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Euro loses ground in Forex trade as China's yuan rises

China’s yuan has become one of the world’s ten most traded currencies, a global financial report has found, underscoring the rise of the Chinese economy. While the US dollar remains market leader, the Euro has slumped.

China's national currency, the yuan, made it into the top ten of the world's most important currencies, according to a report released by the Bank of International Settlements (BIS) on Thursday.

The yuan rose to become No. 9 on the list due to a significant expansion in foreign currencies (Forex) trading, said the Swiss-based bank, which is an international organization for central banks.

"Along with the Mexican peso, China's yuan has seen the most significant rise in market share among major emerging market economies," the BIS report said.

According to BIS data, in April this year the turnover in trades involving yuan reached $120 billion (91 billion euros) a day on average, which was three and a half times more than the $34 billion it achieved in 2010.

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China eases controls over its currency

The currency is not fully convertible. But Beijing has loosened controls recently, allowing companies to settle international transactions in yuan.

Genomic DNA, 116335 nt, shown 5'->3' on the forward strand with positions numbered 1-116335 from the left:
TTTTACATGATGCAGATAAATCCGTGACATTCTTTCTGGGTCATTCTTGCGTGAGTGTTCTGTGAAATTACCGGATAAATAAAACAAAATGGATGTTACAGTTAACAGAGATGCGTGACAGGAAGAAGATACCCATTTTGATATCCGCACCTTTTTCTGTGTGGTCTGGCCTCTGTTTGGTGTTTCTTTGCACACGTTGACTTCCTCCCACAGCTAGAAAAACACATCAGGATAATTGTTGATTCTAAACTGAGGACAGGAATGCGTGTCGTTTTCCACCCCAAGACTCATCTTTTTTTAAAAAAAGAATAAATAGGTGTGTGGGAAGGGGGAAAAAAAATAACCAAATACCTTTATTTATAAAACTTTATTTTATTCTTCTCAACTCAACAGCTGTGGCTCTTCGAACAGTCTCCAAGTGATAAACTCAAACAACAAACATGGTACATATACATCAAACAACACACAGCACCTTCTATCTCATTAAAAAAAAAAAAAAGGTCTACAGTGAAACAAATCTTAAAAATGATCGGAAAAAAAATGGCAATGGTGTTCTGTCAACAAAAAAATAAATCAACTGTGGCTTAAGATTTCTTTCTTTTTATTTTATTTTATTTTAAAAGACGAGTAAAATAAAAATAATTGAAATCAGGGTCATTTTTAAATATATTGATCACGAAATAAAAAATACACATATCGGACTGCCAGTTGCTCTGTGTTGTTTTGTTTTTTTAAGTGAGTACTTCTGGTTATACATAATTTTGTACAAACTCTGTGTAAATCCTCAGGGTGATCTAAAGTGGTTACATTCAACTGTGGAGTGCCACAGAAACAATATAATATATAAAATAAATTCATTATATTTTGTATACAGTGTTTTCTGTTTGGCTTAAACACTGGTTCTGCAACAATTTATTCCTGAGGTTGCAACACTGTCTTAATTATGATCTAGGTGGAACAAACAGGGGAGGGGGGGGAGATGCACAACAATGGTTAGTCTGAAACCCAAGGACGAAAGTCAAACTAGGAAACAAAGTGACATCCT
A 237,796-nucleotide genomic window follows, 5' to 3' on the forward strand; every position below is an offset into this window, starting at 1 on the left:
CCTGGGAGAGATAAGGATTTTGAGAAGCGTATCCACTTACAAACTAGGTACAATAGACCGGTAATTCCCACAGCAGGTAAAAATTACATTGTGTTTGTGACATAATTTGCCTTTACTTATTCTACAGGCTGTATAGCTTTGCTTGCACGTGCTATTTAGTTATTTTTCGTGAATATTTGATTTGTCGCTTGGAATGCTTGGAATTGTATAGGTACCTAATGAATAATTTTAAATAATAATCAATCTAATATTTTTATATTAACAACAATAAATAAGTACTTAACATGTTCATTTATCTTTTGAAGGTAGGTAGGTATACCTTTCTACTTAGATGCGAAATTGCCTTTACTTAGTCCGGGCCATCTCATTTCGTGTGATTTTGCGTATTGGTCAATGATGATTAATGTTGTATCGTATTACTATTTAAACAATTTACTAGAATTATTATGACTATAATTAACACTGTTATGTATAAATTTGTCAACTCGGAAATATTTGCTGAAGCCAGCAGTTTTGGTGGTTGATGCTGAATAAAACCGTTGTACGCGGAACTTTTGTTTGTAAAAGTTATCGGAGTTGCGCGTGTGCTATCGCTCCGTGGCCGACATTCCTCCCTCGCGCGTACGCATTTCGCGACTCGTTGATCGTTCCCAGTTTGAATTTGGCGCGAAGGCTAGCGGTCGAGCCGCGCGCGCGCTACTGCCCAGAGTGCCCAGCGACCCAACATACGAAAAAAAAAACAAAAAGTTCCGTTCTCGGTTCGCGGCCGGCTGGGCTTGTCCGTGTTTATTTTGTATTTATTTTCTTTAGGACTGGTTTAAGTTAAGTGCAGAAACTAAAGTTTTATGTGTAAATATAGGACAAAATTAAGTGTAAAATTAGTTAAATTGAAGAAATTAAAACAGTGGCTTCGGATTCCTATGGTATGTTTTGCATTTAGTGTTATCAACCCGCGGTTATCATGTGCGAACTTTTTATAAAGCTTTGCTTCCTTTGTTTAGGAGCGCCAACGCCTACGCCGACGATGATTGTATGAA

US dollar remains on top while Euro drops

However, the significance of China's currency is still dwarfed by a number of other currencies, notably the US dollar.

The US currency had remained the uncontested global financial market leader, accounting for 87 percent of all currency trades in April with a daily volume of $4.7 trillion, the BIS report said.

The report also noted that the single European currency, the euro, dropped slightly in significance, achieving a market share of 33 percent, down from 39 percent in April 2010.

Overall, the volume of foreign currency transactions surged by about 33 percent over the past three years to an average of $5.3 trillion per day in April 2013, the bank found. In addition, foreign currency trading was increasingly concentrated in the financial hubs of Britain, the United States, Singapore and Japan, which handled 71 percent of world transactions.

uhe / rg (AFP, AP)

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